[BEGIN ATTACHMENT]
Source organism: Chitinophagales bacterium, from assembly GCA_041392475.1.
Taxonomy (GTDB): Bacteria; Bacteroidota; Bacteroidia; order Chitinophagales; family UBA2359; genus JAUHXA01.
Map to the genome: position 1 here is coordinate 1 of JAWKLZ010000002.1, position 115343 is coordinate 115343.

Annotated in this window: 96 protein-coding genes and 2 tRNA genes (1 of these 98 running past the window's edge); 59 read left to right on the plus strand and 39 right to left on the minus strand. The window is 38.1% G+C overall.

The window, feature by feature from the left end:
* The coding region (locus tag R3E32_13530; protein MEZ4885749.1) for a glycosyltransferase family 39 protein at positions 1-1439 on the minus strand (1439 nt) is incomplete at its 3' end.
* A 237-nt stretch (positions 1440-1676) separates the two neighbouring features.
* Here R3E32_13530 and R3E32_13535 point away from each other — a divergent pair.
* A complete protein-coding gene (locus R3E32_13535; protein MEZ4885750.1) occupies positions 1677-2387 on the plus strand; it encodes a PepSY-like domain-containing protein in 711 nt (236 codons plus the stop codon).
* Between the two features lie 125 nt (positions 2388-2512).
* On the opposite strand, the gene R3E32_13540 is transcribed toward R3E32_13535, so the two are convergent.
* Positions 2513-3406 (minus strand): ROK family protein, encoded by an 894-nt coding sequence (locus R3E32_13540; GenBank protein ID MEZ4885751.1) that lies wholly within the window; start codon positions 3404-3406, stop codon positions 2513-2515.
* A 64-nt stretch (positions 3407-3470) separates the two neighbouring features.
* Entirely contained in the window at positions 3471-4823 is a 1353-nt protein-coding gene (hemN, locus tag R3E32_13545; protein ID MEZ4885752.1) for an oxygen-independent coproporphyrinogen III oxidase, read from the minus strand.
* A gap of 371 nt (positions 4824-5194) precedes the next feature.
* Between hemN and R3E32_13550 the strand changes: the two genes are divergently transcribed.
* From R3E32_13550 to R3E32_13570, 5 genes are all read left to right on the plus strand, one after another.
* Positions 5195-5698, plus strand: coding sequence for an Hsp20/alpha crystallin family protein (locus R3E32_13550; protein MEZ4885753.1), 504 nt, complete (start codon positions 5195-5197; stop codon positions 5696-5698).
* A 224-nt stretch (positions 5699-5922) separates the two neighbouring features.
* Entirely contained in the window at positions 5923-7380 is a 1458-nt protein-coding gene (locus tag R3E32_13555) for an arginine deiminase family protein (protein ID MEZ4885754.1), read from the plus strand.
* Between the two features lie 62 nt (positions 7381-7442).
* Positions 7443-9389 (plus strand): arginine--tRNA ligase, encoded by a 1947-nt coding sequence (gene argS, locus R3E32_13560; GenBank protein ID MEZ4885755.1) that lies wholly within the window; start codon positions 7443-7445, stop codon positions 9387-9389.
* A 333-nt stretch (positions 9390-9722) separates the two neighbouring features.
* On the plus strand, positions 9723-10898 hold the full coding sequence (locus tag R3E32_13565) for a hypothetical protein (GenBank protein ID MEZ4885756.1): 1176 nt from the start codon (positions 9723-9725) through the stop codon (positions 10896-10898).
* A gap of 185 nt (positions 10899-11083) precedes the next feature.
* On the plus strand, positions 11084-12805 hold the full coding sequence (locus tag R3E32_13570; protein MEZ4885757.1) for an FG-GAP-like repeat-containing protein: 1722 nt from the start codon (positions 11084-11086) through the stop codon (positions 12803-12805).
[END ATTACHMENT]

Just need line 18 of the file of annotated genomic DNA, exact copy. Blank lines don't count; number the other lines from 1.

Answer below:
* Positions 5195-5698, plus strand: coding sequence for an Hsp20/alpha crystallin family protein (locus R3E32_13550; protein MEZ4885753.1), 504 nt, complete (start codon positions 5195-5197; stop codon positions 5696-5698).